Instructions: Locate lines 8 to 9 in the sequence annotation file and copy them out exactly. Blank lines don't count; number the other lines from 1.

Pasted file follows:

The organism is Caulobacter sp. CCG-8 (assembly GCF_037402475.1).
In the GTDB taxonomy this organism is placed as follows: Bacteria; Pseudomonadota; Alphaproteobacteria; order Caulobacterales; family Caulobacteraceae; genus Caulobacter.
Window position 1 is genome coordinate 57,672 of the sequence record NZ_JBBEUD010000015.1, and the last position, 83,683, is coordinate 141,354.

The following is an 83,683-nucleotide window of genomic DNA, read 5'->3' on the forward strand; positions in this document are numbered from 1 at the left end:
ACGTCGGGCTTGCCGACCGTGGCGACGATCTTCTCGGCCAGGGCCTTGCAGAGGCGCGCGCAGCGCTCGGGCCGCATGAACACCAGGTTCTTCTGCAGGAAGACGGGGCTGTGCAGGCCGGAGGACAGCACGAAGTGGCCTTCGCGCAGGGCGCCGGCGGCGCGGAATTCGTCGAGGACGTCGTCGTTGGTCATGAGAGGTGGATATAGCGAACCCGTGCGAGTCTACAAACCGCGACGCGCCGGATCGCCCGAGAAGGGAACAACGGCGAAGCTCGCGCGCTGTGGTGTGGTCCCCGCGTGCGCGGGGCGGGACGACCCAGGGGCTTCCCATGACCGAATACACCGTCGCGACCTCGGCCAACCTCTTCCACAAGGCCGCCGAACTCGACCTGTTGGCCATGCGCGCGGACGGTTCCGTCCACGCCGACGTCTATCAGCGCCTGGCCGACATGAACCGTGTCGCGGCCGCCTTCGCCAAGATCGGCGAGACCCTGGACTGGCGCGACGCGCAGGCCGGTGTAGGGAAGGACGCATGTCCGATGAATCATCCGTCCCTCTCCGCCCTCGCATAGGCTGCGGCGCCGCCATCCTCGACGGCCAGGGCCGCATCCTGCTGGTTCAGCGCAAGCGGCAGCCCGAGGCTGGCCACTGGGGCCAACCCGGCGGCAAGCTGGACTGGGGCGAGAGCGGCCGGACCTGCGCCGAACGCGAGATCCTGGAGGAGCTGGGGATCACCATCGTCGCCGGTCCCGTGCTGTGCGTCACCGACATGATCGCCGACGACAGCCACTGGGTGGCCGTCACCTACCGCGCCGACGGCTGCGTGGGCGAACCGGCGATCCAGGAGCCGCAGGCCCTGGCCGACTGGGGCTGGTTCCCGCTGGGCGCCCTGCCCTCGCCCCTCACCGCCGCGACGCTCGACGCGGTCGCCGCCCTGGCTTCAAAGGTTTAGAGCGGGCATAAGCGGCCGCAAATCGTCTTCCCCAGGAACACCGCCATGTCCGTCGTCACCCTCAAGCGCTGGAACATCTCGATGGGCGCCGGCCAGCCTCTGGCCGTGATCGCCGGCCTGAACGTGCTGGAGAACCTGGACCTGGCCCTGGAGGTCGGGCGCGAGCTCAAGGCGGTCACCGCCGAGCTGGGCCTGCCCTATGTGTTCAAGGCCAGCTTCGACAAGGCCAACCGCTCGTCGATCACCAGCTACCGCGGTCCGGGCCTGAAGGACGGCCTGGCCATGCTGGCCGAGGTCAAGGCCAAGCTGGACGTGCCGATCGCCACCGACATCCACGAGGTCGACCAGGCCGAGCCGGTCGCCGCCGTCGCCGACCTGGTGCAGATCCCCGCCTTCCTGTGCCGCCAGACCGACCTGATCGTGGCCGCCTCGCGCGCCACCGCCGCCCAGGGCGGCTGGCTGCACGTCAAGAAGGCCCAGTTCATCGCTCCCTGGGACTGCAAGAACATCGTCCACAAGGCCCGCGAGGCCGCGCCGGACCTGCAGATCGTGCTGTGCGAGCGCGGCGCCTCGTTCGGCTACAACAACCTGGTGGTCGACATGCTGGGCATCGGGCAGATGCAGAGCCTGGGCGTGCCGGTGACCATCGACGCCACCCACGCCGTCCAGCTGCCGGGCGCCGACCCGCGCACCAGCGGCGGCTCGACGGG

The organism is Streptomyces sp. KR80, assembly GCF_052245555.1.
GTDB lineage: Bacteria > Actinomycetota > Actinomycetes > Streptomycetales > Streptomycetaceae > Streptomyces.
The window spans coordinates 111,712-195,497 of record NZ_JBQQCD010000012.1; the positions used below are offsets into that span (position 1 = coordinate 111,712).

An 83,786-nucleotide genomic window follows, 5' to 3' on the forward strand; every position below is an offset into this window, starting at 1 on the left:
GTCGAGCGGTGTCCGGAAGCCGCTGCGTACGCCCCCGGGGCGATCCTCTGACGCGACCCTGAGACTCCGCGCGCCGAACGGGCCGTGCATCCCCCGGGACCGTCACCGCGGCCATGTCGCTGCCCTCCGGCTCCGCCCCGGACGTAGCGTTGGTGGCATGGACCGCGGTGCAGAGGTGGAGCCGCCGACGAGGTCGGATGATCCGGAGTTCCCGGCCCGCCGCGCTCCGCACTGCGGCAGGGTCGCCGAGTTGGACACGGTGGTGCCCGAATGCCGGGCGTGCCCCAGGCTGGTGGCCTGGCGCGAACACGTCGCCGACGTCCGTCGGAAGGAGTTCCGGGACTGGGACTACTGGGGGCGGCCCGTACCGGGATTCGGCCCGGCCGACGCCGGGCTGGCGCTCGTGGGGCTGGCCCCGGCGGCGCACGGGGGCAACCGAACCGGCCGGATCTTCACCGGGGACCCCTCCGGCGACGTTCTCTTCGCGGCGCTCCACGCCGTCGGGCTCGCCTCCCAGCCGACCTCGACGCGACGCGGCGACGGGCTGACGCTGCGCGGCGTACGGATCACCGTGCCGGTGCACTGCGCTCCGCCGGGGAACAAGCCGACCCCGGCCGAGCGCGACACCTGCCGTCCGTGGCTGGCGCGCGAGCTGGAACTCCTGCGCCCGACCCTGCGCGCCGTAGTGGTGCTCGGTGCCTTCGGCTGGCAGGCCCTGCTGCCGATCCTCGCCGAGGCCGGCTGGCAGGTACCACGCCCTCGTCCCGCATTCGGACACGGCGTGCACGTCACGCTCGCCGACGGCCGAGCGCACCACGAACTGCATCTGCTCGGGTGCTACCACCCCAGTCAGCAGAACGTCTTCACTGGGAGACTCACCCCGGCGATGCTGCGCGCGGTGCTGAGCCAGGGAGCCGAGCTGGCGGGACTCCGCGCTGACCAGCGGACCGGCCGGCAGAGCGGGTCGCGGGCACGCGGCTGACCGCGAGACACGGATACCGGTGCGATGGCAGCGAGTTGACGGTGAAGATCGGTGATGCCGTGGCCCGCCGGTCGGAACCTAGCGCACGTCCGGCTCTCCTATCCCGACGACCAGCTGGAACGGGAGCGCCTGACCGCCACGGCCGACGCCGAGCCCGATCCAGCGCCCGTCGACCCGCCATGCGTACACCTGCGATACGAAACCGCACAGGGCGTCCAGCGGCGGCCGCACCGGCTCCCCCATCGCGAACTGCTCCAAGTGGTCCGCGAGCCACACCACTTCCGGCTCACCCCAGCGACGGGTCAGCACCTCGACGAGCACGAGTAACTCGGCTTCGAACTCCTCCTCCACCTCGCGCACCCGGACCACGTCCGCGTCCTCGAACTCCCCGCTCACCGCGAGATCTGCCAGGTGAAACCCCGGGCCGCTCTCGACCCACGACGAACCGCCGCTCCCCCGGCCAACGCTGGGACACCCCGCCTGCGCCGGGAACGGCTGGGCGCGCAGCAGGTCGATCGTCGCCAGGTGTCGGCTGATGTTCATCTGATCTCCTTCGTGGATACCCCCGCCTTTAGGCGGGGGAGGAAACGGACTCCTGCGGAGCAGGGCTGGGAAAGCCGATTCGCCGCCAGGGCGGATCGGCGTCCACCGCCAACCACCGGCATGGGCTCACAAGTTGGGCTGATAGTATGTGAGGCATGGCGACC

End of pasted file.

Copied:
The window spans coordinates 111,712-195,497 of record NZ_JBQQCD010000012.1; the positions used below are offsets into that span (position 1 = coordinate 111,712).

An 83,786-nucleotide genomic window follows, 5' to 3' on the forward strand; every position below is an offset into this window, starting at 1 on the left: